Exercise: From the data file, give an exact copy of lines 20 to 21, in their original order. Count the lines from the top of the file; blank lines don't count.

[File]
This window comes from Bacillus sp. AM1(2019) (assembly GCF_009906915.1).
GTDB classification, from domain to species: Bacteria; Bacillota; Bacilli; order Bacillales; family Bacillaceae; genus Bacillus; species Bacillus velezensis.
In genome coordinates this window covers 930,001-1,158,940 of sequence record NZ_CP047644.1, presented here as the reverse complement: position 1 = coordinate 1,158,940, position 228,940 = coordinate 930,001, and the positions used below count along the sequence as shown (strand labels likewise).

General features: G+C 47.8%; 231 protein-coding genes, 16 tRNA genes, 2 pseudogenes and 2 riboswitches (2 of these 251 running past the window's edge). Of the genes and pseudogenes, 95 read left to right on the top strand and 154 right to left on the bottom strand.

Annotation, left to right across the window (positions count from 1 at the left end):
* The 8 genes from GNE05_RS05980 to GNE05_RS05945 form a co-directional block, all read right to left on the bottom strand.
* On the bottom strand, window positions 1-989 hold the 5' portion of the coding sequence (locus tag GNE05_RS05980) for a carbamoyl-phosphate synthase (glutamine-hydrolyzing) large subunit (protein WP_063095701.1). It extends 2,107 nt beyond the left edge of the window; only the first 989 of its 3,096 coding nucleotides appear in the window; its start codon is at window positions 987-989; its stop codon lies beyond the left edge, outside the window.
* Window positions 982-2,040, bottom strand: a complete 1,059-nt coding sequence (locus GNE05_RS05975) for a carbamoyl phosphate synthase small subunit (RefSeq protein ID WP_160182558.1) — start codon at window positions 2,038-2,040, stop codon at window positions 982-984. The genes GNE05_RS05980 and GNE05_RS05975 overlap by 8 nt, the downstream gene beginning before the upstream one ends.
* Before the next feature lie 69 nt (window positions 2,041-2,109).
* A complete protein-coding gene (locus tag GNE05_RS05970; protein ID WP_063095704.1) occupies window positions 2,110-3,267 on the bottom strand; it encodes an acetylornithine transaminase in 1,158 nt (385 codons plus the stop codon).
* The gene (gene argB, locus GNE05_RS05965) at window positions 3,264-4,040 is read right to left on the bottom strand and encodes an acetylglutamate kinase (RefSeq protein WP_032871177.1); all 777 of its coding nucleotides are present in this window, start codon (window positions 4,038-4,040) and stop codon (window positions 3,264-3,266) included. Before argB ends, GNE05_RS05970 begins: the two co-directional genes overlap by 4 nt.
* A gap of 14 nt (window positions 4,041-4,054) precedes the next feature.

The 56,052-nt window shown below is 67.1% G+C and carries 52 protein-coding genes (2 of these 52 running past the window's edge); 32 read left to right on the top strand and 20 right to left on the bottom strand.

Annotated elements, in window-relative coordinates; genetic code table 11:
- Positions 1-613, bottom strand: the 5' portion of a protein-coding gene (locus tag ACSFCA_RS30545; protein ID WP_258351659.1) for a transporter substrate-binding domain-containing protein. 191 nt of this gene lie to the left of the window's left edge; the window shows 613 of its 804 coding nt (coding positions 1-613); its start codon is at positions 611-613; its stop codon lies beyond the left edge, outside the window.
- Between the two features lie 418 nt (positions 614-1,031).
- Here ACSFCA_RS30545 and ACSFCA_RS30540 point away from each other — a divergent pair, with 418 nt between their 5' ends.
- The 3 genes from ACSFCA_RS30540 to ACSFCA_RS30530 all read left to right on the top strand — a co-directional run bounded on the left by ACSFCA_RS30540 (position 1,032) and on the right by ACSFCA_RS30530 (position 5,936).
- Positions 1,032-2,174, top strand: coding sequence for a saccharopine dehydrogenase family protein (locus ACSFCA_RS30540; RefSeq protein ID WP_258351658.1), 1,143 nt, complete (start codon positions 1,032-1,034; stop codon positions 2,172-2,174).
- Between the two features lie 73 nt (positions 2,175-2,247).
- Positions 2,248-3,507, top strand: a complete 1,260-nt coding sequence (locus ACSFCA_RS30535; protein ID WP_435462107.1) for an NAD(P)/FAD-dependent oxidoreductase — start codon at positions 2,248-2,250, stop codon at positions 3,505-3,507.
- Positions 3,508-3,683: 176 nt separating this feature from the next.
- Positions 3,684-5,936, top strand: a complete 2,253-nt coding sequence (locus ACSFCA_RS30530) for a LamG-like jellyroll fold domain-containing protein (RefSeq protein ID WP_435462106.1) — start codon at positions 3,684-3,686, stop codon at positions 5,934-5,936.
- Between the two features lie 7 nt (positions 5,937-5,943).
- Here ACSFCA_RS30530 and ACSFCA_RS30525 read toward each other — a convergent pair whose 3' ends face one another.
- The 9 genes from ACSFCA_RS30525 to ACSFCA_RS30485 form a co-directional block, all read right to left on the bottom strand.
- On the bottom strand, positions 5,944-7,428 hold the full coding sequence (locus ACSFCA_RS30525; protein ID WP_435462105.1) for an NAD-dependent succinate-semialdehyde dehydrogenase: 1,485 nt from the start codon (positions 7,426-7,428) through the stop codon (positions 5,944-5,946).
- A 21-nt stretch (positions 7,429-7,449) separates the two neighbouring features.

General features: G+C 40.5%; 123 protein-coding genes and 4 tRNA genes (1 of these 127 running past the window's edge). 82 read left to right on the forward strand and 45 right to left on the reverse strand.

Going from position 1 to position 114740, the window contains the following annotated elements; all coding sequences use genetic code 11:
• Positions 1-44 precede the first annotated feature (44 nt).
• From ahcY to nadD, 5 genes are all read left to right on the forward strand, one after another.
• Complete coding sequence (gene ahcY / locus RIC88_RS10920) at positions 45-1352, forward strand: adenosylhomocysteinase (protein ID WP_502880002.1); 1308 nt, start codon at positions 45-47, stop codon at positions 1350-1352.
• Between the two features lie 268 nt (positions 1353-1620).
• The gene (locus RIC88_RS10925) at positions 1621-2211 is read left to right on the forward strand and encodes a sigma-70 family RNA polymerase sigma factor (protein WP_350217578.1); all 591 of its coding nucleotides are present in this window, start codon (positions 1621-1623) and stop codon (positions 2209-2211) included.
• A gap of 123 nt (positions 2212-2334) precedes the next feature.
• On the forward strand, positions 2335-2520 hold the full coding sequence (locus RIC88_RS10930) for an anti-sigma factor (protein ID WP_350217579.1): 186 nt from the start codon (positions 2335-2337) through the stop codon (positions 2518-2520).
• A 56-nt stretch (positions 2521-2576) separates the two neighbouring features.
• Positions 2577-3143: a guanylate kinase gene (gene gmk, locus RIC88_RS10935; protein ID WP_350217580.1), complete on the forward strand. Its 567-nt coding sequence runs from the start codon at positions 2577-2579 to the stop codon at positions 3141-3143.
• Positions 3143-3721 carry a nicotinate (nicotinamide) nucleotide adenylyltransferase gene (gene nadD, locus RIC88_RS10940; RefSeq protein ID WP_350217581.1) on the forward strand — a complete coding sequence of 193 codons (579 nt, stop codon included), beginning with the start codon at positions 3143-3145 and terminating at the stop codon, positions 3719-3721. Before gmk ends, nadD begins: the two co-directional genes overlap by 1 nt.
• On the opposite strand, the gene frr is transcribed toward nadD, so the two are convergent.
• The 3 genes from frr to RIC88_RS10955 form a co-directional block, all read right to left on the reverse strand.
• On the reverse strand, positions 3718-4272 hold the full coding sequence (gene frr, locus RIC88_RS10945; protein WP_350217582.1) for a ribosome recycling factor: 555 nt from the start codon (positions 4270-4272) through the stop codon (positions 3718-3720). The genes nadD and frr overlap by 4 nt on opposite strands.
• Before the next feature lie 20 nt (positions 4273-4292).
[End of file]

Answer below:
- Between the two features lie 73 nt (positions 2,175-2,247).
- Positions 2,248-3,507, top strand: a complete 1,260-nt coding sequence (locus ACSFCA_RS30535; protein ID WP_435462107.1) for an NAD(P)/FAD-dependent oxidoreductase — start codon at positions 2,248-2,250, stop codon at positions 3,505-3,507.